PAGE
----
Writing in the Daily Beast, Eleanor Clift talks about the gun control law (the Undetectable Firearms Act) that mandates guns be detectable by airport screeners.  She then discusses how 3D printing of guns could neuter the law.  She is right.  The ability to print an all-plastic gun is a serious challenge to the Undetectable Firearms Act.  However, it is completely unclear that Clift recognizes this fact.  She ends her piece by stating:

For most people, there’s no upside to being able to manufacture firearms in your basement that you can then carry onto a plane. It would be nice if laws could keep up with the times, but leaving well enough alone may well be the price of victory on guns for this Congress.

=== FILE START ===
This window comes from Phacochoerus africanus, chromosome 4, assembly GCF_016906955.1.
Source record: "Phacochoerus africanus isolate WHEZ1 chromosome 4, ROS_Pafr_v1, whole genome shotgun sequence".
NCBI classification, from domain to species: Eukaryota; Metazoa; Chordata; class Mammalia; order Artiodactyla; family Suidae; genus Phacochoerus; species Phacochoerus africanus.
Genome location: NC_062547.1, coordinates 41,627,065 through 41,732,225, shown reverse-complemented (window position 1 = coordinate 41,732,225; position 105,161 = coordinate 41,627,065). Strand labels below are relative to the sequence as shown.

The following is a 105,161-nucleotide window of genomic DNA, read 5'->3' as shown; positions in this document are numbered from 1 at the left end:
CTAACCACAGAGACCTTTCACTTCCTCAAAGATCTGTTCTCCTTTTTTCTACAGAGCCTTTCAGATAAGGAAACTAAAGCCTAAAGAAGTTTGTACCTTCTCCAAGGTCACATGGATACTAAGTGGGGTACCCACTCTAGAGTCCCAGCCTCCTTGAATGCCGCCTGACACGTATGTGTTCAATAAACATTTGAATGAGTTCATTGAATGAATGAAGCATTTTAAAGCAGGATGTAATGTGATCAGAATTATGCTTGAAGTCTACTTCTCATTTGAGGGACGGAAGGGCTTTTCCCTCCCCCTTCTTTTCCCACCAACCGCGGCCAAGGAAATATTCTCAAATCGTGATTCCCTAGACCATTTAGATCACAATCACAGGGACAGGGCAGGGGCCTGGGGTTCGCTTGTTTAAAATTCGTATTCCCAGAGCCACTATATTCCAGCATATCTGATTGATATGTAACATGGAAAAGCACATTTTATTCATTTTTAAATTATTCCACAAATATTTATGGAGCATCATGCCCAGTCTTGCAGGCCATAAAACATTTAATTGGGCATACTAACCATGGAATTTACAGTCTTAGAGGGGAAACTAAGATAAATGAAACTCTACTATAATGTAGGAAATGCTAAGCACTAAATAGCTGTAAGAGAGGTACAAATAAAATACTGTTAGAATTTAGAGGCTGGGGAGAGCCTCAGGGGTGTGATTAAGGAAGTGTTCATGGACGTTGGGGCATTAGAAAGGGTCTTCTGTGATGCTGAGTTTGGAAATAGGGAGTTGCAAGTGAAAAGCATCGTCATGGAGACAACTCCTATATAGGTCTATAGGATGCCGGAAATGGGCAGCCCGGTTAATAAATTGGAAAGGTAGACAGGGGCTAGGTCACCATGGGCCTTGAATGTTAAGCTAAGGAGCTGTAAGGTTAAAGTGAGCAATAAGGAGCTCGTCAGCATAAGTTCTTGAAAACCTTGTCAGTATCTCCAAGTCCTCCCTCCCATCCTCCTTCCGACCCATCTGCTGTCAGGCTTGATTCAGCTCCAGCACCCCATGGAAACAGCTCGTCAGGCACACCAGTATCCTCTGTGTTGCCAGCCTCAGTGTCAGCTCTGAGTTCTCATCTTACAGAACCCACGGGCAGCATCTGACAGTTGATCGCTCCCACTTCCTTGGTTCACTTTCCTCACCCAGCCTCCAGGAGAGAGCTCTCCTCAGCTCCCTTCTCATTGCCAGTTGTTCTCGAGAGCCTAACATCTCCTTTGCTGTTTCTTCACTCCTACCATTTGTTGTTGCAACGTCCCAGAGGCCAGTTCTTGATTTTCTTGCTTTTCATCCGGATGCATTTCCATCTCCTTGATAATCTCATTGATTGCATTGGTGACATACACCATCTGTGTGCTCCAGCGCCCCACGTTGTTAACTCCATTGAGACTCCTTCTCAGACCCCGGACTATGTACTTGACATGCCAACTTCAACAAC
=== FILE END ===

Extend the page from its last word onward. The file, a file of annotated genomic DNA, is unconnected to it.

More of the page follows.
Again, Clift is right – there is no upside for most people to carrying a concealed weapon on a plane.  However, there is a BIG upside for terrorists in doing so.  Those terrorists aren’t going to be stopped by the Undetectable Firearms Act.  Moreover, the characterization of 3D printed guns as “ loopholes that make it possible to evade the law with new technologies” (Clift quoting White House assistant press secretary Matt Lehrich) demonstrates a fundamental lack of understanding of what is happening here.  3D printed guns are not loopholes, they are technological advances that will render the law completely obsolete.  As long as manufacturing of a plastic gun required sophisticated techniques, it can be controlled.  Once a (truly) functional plastic gun can be created by the push of a button the law is finished.  It may exist, but it offers no protection.  To stop plastic guns from winding up on planes requires new, innovative technologies, not legislation.